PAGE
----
kitchen table math, the sequel: implicit learning

Friday, April 8, 2011

implicit learning

I re-took another Blue Book math test I'd taken some time ago. I again had no conscious memory of any of the problems, but did them all (save one) fast, finished early, and got everything right.

The problem I couldn't do was the last one in the set and thus the most difficult. My conscious thought was that I had no idea how to do it, a conclusion I arrived at after having in fact done the problem and finding that my answer wasn't amongst the choices. I left it blank.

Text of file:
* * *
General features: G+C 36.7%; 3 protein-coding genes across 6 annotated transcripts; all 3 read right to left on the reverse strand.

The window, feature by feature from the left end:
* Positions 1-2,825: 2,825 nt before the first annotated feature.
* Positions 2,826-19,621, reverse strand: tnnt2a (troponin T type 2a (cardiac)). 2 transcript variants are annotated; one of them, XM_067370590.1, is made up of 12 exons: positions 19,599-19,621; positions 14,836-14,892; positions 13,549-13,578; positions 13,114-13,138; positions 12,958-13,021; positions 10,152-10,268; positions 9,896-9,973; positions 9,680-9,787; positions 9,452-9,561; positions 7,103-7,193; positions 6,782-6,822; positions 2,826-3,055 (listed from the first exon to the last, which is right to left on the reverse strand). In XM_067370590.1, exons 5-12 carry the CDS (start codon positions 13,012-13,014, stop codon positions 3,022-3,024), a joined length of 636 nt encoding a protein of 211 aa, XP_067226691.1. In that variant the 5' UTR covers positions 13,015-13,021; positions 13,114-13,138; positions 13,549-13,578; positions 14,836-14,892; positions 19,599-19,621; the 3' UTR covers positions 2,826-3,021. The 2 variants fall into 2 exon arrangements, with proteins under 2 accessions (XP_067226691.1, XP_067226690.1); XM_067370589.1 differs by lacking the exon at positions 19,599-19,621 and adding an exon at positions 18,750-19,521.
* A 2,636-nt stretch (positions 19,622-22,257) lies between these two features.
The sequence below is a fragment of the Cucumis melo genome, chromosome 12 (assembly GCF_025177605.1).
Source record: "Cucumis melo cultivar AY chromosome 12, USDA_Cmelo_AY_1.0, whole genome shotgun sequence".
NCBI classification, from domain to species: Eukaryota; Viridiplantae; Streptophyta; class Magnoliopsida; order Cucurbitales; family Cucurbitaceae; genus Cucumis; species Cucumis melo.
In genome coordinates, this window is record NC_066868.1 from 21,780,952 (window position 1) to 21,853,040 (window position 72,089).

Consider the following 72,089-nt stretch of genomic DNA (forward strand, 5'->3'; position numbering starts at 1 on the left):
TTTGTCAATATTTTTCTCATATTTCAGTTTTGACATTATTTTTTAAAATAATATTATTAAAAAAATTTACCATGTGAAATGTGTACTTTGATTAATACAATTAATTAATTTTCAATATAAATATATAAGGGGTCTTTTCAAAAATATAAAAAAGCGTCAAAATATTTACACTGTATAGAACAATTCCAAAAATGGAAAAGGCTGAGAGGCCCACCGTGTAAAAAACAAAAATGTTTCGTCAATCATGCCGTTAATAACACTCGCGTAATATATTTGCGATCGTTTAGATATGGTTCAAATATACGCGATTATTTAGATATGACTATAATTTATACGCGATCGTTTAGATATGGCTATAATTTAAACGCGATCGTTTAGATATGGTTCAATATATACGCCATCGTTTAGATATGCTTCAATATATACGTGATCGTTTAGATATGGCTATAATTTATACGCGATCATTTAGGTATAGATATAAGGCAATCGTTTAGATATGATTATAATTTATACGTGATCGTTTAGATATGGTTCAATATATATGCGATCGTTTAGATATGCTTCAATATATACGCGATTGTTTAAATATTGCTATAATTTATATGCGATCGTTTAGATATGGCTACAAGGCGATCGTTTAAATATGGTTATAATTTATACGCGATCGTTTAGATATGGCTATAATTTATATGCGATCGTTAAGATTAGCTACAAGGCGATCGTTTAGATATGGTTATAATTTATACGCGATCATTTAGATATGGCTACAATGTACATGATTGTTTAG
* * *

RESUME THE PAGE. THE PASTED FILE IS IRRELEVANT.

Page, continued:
After the timer rang and I had checked my answers, I went back to the last question.

Turned out my solution was right. It was my arithmetic that was wrong.

Not only do I not recognize the problems, it appears that I don't recognize the solutions, either, even a solution I have just written myself.

I'm going to re-read Arthur Reber, I think. One of my favorite books.

Implicit Learning and Tacit Knowledge: An Essay on the Cognitive Unconscious (Oxford Psychology Series)

The Official SAT Study Guide, 2nd edition

1 comment:

Catherine Johnson said...

My neighbor thinks the explanation is age, but that doesn't seem quite right.

When you get older, you forget people's names but remember their faces.

I'm not visually recognizing the problems -- yet I **am** able to produce a series of steps I've obviously produced in the past...